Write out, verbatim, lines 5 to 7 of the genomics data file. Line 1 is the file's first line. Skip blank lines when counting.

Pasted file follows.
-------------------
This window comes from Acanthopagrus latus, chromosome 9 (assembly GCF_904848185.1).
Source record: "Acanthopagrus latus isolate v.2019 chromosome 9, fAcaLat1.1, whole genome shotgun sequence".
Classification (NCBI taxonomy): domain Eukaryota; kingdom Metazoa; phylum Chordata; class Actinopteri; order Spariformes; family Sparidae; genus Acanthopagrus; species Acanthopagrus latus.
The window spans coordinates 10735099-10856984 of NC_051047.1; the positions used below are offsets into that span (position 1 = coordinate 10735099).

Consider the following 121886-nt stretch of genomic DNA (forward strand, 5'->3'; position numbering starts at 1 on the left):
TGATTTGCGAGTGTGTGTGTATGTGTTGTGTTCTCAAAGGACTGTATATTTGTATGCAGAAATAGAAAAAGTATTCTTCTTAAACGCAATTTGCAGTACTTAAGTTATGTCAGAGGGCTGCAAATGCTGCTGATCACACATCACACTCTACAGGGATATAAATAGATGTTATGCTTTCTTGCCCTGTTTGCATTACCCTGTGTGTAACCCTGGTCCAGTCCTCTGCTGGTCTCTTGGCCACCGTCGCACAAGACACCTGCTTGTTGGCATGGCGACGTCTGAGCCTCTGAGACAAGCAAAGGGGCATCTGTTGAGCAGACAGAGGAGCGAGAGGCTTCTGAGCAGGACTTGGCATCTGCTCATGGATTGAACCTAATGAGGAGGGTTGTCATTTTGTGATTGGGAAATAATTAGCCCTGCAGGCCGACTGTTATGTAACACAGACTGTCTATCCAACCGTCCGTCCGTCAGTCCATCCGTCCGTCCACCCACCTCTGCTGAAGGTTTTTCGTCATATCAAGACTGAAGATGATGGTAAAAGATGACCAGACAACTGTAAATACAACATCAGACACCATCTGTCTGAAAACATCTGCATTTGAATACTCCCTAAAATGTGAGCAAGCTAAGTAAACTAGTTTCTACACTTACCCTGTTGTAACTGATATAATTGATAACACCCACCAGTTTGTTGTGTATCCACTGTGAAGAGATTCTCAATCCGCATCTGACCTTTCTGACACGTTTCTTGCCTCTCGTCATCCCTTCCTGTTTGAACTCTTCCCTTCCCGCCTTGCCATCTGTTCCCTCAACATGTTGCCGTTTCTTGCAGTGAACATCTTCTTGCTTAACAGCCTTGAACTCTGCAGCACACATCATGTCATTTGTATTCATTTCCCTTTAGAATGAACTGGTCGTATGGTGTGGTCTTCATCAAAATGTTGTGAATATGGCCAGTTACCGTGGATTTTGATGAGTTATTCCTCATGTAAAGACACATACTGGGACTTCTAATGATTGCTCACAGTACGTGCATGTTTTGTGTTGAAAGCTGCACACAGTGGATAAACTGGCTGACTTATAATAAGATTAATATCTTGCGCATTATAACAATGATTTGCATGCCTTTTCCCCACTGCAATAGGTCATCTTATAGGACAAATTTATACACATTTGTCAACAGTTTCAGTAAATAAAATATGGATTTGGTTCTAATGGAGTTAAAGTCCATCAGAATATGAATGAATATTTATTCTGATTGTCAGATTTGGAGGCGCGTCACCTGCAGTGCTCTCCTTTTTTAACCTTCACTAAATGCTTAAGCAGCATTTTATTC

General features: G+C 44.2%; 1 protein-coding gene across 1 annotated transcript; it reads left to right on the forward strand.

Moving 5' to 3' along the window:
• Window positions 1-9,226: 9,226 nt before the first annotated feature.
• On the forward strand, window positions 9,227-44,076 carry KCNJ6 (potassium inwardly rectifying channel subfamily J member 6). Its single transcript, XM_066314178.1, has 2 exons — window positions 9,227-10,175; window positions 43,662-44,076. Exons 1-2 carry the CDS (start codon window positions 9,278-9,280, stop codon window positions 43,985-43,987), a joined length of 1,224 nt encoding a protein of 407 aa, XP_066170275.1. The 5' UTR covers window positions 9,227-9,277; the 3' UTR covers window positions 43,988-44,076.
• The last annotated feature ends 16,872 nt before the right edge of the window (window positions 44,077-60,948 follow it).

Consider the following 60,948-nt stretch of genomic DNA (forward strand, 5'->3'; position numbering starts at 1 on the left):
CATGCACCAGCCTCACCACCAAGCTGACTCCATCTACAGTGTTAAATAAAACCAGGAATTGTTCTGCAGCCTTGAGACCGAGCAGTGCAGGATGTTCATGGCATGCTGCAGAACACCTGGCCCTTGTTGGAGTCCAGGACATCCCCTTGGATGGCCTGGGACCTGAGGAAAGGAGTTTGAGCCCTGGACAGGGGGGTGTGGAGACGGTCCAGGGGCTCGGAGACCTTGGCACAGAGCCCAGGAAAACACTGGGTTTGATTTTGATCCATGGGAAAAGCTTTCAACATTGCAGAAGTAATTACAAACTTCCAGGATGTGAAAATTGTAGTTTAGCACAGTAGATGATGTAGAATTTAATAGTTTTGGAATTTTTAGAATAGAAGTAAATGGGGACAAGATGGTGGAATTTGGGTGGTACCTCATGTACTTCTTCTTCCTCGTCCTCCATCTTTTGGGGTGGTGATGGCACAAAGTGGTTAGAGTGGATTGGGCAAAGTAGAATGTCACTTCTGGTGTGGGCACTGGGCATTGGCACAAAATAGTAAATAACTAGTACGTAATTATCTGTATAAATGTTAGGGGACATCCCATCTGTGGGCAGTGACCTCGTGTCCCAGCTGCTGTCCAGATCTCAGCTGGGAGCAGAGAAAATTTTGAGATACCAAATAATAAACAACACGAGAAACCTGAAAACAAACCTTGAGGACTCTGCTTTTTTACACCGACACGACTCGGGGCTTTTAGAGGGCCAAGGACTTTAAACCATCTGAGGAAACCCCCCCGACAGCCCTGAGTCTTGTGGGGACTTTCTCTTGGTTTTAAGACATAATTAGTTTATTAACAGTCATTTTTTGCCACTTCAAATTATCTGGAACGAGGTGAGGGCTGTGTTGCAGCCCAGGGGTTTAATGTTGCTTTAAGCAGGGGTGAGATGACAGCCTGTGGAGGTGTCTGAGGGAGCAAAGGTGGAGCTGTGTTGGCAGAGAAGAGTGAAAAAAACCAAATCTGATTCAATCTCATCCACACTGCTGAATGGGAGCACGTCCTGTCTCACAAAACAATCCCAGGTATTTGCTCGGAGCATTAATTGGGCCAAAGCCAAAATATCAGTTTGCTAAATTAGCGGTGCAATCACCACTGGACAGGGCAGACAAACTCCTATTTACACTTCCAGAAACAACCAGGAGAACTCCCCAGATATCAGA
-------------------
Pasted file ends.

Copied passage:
Consider the following 121886-nt stretch of genomic DNA (forward strand, 5'->3'; position numbering starts at 1 on the left):
TGATTTGCGAGTGTGTGTGTATGTGTTGTGTTCTCAAAGGACTGTATATTTGTATGCAGAAATAGAAAAAGTATTCTTCTTAAACGCAATTTGCAGTACTTAAGTTATGTCAGAGGGCTGCAAATGCTGCTGATCACACATCACACTCTACAGGGATATAAATAGATGTTATGCTTTCTTGCCCTGTTTGCATTACCCTGTGTGTAACCCTGGTCCAGTCCTCTGCTGGTCTCTTGGCCACCGTCGCACAAGACACCTGCTTGTTGGCATGGCGACGTCTGAGCCTCTGAGACAAGCAAAGGGGCATCTGTTGAGCAGACAGAGGAGCGAGAGGCTTCTGAGCAGGACTTGGCATCTGCTCATGGATTGAACCTAATGAGGAGGGTTGTCATTTTGTGATTGGGAAATAATTAGCCCTGCAGGCCGACTGTTATGTAACACAGACTGTCTATCCAACCGTCCGTCCGTCAGTCCATCCGTCCGTCCACCCACCTCTGCTGAAGGTTTTTCGTCATATCAAGACTGAAGATGATGGTAAAAGATGACCAGACAACTGTAAATACAACATCAGACACCATCTGTCTGAAAACATCTGCATTTGAATACTCCCTAAAATGTGAGCAAGCTAAGTAAACTAGTTTCTACACTTACCCTGTTGTAACTGATATAATTGATAACACCCACCAGTTTGTTGTGTATCCACTGTGAAGAGATTCTCAATCCGCATCTGACCTTTCTGACACGTTTCTTGCCTCTCGTCATCCCTTCCTGTTTGAACTCTTCCCTTCCCGCCTTGCCATCTGTTCCCTCAACATGTTGCCGTTTCTTGCAGTGAACATCTTCTTGCTTAACAGCCTTGAACTCTGCAGCACACATCATGTCATTTGTATTCATTTCCCTTTAGAATGAACTGGTCGTATGGTGTGGTCTTCATCAAAATGTTGTGAATATGGCCAGTTACCGTGGATTTTGATGAGTTATTCCTCATGTAAAGACACATACTGGGACTTCTAATGATTGCTCACAGTACGTGCATGTTTTGTGTTGAAAGCTGCACACAGTGGATAAACTGGCTGACTTATAATAAGATTAATATCTTGCGCATTATAACAATGATTTGCATGCCTTTTCCCCACTGCAATAGGTCATCTTATAGGACAAATTTATACACATTTGTCAACAGTTTCAGTAAATAAAATATGGATTTGGTTCTAATGGAGTTAAAGTCCATCAGAATATGAATGAATATTTATTCTGATTGTCAGATTTGGAGGCGCGTCACCTGCAGTGCTCTCCTTTTTTAACCTTCACTAAATGCTTAAGCAGCATTTTATTC

General features: G+C 44.2%; 1 protein-coding gene across 1 annotated transcript; it reads left to right on the forward strand.